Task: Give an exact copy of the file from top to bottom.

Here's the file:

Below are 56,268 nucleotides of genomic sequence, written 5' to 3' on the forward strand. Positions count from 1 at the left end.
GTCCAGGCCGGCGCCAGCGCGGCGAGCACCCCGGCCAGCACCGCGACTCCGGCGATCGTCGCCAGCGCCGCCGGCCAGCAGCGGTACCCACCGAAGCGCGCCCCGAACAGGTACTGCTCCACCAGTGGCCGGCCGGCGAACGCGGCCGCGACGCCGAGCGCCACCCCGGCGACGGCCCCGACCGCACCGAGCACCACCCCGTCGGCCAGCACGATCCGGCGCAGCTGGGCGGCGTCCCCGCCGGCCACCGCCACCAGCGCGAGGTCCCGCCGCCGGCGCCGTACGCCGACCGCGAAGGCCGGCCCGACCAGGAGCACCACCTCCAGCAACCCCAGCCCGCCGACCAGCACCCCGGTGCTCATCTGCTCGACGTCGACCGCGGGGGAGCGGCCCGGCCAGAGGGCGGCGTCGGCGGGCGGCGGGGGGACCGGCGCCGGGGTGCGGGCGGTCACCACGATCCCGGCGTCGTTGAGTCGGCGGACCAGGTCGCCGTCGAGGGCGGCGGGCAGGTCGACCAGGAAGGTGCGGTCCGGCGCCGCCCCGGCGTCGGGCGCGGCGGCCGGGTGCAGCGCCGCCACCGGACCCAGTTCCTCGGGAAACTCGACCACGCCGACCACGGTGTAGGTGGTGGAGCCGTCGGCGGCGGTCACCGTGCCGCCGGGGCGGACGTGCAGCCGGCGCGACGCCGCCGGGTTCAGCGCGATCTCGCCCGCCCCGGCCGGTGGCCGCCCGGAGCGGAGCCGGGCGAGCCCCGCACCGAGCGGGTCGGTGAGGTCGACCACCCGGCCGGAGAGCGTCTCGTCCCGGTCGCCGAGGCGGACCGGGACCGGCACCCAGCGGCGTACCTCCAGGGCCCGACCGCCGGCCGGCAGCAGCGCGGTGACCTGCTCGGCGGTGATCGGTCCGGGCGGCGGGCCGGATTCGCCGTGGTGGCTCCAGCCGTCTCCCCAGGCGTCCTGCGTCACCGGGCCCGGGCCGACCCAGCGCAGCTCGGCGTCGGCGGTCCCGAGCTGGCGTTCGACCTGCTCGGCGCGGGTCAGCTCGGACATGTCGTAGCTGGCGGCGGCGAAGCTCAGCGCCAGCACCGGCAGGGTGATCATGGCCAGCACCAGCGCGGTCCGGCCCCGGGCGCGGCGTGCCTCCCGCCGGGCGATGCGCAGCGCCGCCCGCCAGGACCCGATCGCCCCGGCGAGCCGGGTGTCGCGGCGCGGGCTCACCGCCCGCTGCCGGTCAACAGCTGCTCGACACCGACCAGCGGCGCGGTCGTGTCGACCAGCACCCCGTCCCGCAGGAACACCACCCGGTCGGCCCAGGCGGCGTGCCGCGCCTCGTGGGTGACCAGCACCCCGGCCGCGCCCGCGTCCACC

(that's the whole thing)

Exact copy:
Below are 56,268 nucleotides of genomic sequence, written 5' to 3' on the forward strand. Positions count from 1 at the left end.
GTCCAGGCCGGCGCCAGCGCGGCGAGCACCCCGGCCAGCACCGCGACTCCGGCGATCGTCGCCAGCGCCGCCGGCCAGCAGCGGTACCCACCGAAGCGCGCCCCGAACAGGTACTGCTCCACCAGTGGCCGGCCGGCGAACGCGGCCGCGACGCCGAGCGCCACCCCGGCGACGGCCCCGACCGCACCGAGCACCACCCCGTCGGCCAGCACGATCCGGCGCAGCTGGGCGGCGTCCCCGCCGGCCACCGCCACCAGCGCGAGGTCCCGCCGCCGGCGCCGTACGCCGACCGCGAAGGCCGGCCCGACCAGGAGCACCACCTCCAGCAACCCCAGCCCGCCGACCAGCACCCCGGTGCTCATCTGCTCGACGTCGACCGCGGGGGAGCGGCCCGGCCAGAGGGCGGCGTCGGCGGGCGGCGGGGGGACCGGCGCCGGGGTGCGGGCGGTCACCACGATCCCGGCGTCGTTGAGTCGGCGGACCAGGTCGCCGTCGAGGGCGGCGGGCAGGTCGACCAGGAAGGTGCGGTCCGGCGCCGCCCCGGCGTCGGGCGCGGCGGCCGGGTGCAGCGCCGCCACCGGACCCAGTTCCTCGGGAAACTCGACCACGCCGACCACGGTGTAGGTGGTGGAGCCGTCGGCGGCGGTCACCGTGCCGCCGGGGCGGACGTGCAGCCGGCGCGACGCCGCCGGGTTCAGCGCGATCTCGCCCGCCCCGGCCGGTGGCCGCCCGGAGCGGAGCCGGGCGAGCCCCGCACCGAGCGGGTCGGTGAGGTCGACCACCCGGCCGGAGAGCGTCTCGTCCCGGTCGCCGAGGCGGACCGGGACCGGCACCCAGCGGCGTACCTCCAGGGCCCGACCGCCGGCCGGCAGCAGCGCGGTGACCTGCTCGGCGGTGATCGGTCCGGGCGGCGGGCCGGATTCGCCGTGGTGGCTCCAGCCGTCTCCCCAGGCGTCCTGCGTCACCGGGCCCGGGCCGACCCAGCGCAGCTCGGCGTCGGCGGTCCCGAGCTGGCGTTCGACCTGCTCGGCGCGGGTCAGCTCGGACATGTCGTAGCTGGCGGCGGCGAAGCTCAGCGCCAGCACCGGCAGGGTGATCATGGCCAGCACCAGCGCGGTCCGGCCCCGGGCGCGGCGTGCCTCCCGCCGGGCGATGCGCAGCGCCGCCCGCCAGGACCCGATCGCCCCGGCGAGCCGGGTGTCGCGGCGCGGGCTCACCGCCCGCTGCCGGTCAACAGCTGCTCGACACCGACCAGCGGCGCGGTCGTGTCGACCAGCACCCCGTCCCGCAGGAACACCACCCGGTCGGCCCAGGCGGCGTGCCGCGCCTCGTGGGTGACCAGCACCCCGGCCGCGCCCGCGTCCACC